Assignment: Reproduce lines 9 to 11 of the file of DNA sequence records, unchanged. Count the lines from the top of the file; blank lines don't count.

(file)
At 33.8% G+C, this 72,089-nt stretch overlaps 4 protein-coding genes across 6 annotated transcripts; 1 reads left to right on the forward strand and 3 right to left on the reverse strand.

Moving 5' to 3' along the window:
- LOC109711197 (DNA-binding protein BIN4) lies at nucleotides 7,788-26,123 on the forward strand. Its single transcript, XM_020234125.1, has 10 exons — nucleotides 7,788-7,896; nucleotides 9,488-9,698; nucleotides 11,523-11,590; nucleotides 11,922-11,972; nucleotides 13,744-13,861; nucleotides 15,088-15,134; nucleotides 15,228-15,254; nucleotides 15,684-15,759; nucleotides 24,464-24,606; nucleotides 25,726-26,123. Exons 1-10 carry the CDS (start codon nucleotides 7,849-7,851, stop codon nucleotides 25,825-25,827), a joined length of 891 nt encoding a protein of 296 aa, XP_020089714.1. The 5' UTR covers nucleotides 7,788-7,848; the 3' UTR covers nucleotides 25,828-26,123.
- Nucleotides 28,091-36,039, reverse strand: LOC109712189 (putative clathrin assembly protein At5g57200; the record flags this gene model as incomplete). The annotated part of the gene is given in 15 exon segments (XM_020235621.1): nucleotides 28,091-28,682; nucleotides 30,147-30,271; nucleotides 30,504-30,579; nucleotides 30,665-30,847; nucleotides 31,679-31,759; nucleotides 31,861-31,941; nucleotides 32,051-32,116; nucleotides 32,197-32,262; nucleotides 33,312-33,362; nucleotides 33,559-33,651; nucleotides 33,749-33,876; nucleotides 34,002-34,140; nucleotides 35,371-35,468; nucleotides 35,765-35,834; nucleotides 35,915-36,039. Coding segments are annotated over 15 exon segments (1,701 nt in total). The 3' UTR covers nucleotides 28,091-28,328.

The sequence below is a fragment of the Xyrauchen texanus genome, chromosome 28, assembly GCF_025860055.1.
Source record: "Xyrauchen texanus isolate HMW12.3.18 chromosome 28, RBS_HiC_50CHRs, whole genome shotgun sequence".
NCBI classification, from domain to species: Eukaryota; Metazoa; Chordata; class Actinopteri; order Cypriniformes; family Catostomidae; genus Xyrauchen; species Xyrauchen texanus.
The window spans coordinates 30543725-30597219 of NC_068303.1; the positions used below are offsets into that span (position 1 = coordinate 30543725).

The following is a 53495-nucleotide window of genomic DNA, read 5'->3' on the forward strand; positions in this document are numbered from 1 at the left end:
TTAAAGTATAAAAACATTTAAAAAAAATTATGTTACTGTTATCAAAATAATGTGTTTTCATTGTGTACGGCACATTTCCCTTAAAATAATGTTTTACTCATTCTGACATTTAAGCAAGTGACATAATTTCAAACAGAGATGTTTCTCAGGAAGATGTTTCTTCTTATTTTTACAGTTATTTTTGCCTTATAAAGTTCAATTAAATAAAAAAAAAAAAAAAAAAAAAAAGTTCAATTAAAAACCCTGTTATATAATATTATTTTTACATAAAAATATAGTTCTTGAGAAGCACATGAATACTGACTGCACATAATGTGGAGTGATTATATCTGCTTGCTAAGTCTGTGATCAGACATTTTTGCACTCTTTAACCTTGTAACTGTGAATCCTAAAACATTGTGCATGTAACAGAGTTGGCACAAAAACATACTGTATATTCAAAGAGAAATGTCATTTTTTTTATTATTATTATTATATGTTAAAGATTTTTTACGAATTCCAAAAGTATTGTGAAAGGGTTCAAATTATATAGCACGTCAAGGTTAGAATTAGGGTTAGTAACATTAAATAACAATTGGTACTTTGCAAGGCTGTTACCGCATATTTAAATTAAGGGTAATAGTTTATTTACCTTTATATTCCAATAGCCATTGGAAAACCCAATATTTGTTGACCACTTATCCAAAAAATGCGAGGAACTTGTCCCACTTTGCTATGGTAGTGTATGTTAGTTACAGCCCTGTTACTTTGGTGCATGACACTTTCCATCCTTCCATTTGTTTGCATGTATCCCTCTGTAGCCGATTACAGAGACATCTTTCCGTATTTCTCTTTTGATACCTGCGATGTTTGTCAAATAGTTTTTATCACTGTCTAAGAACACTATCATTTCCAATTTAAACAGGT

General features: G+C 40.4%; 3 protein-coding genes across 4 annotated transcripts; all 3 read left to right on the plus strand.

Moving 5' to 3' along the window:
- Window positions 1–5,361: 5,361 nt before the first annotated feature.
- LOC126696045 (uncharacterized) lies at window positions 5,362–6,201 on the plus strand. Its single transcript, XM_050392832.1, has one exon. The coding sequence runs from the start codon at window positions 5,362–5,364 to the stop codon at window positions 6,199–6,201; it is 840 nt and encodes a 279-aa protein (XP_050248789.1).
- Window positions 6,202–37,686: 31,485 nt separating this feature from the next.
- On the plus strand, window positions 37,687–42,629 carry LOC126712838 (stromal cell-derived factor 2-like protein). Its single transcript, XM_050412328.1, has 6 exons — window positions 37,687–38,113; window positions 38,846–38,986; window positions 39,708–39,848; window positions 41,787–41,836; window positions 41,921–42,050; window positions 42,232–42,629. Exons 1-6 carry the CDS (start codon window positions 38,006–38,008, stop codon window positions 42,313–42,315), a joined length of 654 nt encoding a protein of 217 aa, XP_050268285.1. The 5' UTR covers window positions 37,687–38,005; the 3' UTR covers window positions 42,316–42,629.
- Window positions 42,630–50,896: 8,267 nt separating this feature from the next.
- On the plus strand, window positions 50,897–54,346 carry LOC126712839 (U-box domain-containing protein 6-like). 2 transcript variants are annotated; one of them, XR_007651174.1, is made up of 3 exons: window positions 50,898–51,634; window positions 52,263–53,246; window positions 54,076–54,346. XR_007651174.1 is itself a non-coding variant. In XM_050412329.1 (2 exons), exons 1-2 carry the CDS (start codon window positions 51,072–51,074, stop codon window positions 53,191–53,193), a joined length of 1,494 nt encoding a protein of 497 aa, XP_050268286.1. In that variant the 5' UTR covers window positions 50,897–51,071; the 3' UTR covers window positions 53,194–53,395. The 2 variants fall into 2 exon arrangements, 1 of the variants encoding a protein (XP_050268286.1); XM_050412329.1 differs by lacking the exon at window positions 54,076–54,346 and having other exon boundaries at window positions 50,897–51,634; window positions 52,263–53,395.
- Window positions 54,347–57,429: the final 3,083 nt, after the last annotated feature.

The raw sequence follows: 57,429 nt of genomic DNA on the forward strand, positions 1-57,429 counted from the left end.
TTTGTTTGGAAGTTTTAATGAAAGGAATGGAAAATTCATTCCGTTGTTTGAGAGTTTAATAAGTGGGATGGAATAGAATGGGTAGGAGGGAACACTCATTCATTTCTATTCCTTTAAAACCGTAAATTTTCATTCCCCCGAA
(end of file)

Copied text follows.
The following is a 53495-nucleotide window of genomic DNA, read 5'->3' on the forward strand; positions in this document are numbered from 1 at the left end:
TTAAAGTATAAAAACATTTAAAAAAAATTATGTTACTGTTATCAAAATAATGTGTTTTCATTGTGTACGGCACATTTCCCTTAAAATAATGTTTTACTCATTCTGACATTTAAGCAAGTGACATAATTTCAAACAGAGATGTTTCTCAGGAAGATGTTTCTTCTTATTTTTACAGTTATTTTTGCCTTATAAAGTTCAATTAAATAAAAAAAAAAAAAAAAAAAAAAAGTTCAATTAAAAACCCTGTTATATAATATTATTTTTACATAAAAATATAGTTCTTGAGAAGCACATGAATACTGACTGCACATAATGTGGAGTGATTATATCTGCTTGCTAAGTCTGTGATCAGACATTTTTGCACTCTTTAACCTTGTAACTGTGAATCCTAAAACATTGTGCATGTAACAGAGTTGGCACAAAAACATACTGTATATTCAAAGAGAAATGTCATTTTTTTTATTATTATTATTATATGTTAAAGATTTTTTACGAATTCCAAAAGTATTGTGAAAGGGTTCAAATTATATAGCACGTCAAGGTTAGAATTAGGGTTAGTAACATTAAATAACAATTGGTACTTTGCAAGGCTGTTACCGCATATTTAAATTAAGGGTAATAGTTTATTTACCTTTATATTCCAATAGCCATTGGAAAACCCAATATTTGTTGACCACTTATCCAAAAAATGCGAGGAACTTGTCCCACTTTGCTATGGTAGTGTATGTTAGTTACAGCCCTGTTACTTTGGTGCATGACACTTTCCATCCTTCCATTTGTTTGCATGTATCCCTCTGTAGCCGATTACAGAGACATCTTTCCGTATTTCTCTTTTGATACCTGCGATGTTTGTCAAATAGTTTTTATCACTGTCTAAGAACACTATCATTTCCAATTTAAACAGGT

General features: G+C 40.4%; 3 protein-coding genes across 4 annotated transcripts; all 3 read left to right on the plus strand.